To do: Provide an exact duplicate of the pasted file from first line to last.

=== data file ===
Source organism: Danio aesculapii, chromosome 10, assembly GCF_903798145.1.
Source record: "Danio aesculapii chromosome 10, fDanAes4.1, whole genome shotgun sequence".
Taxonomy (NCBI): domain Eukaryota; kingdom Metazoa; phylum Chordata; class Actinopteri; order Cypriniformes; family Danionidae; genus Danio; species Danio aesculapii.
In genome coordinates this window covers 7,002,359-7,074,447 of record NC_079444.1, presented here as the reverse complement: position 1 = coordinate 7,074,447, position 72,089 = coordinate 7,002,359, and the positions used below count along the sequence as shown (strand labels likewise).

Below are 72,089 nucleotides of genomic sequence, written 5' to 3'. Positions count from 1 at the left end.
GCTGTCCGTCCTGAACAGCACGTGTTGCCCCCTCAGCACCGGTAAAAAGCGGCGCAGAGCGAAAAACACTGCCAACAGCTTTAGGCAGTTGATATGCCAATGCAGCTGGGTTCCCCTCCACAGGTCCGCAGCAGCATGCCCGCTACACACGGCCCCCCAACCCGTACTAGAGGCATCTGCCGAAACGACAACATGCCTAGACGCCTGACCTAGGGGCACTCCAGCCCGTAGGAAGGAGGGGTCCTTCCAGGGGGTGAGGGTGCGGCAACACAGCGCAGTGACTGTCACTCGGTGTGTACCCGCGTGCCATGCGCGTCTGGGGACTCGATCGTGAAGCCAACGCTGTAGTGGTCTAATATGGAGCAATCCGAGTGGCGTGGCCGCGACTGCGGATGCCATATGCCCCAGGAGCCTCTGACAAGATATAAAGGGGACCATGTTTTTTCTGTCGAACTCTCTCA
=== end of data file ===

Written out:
Source organism: Danio aesculapii, chromosome 10, assembly GCF_903798145.1.
Source record: "Danio aesculapii chromosome 10, fDanAes4.1, whole genome shotgun sequence".
Taxonomy (NCBI): domain Eukaryota; kingdom Metazoa; phylum Chordata; class Actinopteri; order Cypriniformes; family Danionidae; genus Danio; species Danio aesculapii.
In genome coordinates this window covers 7,002,359-7,074,447 of record NC_079444.1, presented here as the reverse complement: position 1 = coordinate 7,074,447, position 72,089 = coordinate 7,002,359, and the positions used below count along the sequence as shown (strand labels likewise).

Below are 72,089 nucleotides of genomic sequence, written 5' to 3'. Positions count from 1 at the left end.
GCTGTCCGTCCTGAACAGCACGTGTTGCCCCCTCAGCACCGGTAAAAAGCGGCGCAGAGCGAAAAACACTGCCAACAGCTTTAGGCAGTTGATATGCCAATGCAGCTGGGTTCCCCTCCACAGGTCCGCAGCAGCATGCCCGCTACACACGGCCCCCCAACCCGTACTAGAGGCATCTGCCGAAACGACAACATGCCTAGACGCCTGACCTAGGGGCACTCCAGCCCGTAGGAAGGAGGGGTCCTTCCAGGGGGTGAGGGTGCGGCAACACAGCGCAGTGACTGTCACTCGGTGTGTACCCGCGTGCCATGCGCGTCTGGGGACTCGATCGTGAAGCCAACGCTGTAGTGGTCTAATATGGAGCAATCCGAGTGGCGTGGCCGCGACTGCGGATGCCATATGCCCCAGGAGCCTCTGACAAGATATAAAGGGGACCATGTTTTTTCTGTCGAACTCTCTCA